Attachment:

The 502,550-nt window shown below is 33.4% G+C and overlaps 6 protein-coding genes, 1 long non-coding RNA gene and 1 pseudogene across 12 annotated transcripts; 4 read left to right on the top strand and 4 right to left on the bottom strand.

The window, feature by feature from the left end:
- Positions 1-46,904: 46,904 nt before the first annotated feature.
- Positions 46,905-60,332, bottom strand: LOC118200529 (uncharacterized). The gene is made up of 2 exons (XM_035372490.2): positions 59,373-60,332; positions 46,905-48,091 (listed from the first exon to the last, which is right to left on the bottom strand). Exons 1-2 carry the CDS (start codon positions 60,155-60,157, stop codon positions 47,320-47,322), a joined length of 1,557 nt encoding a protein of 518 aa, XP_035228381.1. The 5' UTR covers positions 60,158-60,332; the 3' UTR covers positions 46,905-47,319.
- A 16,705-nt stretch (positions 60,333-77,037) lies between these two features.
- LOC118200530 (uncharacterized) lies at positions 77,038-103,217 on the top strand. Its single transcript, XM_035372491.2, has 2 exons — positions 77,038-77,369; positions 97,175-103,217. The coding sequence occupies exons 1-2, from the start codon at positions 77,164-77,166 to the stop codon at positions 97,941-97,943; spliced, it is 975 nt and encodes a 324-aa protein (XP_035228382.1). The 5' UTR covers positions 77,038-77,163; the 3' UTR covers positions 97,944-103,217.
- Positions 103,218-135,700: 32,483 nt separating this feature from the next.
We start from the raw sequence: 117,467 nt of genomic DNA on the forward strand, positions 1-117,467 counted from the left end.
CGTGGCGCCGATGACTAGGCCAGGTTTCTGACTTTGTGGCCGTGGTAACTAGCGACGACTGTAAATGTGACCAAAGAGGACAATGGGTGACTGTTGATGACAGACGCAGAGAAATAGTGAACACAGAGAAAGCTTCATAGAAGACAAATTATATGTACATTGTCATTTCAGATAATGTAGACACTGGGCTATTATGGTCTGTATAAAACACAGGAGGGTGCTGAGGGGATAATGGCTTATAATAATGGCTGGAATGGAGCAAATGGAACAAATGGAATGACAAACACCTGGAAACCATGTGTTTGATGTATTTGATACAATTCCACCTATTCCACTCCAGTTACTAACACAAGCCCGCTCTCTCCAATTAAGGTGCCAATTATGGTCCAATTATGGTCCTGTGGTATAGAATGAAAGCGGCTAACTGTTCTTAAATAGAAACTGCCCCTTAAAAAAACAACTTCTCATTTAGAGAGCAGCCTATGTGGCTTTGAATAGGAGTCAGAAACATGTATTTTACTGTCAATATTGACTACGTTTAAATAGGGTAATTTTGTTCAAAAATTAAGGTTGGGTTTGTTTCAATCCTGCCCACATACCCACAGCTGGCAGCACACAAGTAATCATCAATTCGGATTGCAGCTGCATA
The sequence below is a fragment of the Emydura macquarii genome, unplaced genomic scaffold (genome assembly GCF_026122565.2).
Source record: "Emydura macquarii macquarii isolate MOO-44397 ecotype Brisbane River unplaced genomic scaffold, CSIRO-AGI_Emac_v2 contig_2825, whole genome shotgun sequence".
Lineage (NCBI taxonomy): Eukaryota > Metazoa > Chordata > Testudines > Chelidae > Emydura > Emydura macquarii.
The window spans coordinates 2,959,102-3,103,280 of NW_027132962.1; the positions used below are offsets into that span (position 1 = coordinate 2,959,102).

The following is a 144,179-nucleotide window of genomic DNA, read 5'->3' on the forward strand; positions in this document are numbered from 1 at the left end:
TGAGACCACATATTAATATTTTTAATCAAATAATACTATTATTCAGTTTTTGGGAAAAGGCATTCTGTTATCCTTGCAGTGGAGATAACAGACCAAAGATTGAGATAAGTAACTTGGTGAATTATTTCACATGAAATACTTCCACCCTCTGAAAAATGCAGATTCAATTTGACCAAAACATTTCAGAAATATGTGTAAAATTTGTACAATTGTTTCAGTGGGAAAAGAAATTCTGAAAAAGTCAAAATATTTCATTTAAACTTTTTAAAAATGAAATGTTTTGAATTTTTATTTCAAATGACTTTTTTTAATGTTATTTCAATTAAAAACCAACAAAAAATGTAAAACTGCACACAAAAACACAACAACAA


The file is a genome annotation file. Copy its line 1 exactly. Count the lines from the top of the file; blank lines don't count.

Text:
The 502,550-nt window shown below is 33.4% G+C and overlaps 6 protein-coding genes, 1 long non-coding RNA gene and 1 pseudogene across 12 annotated transcripts; 4 read left to right on the top strand and 4 right to left on the bottom strand.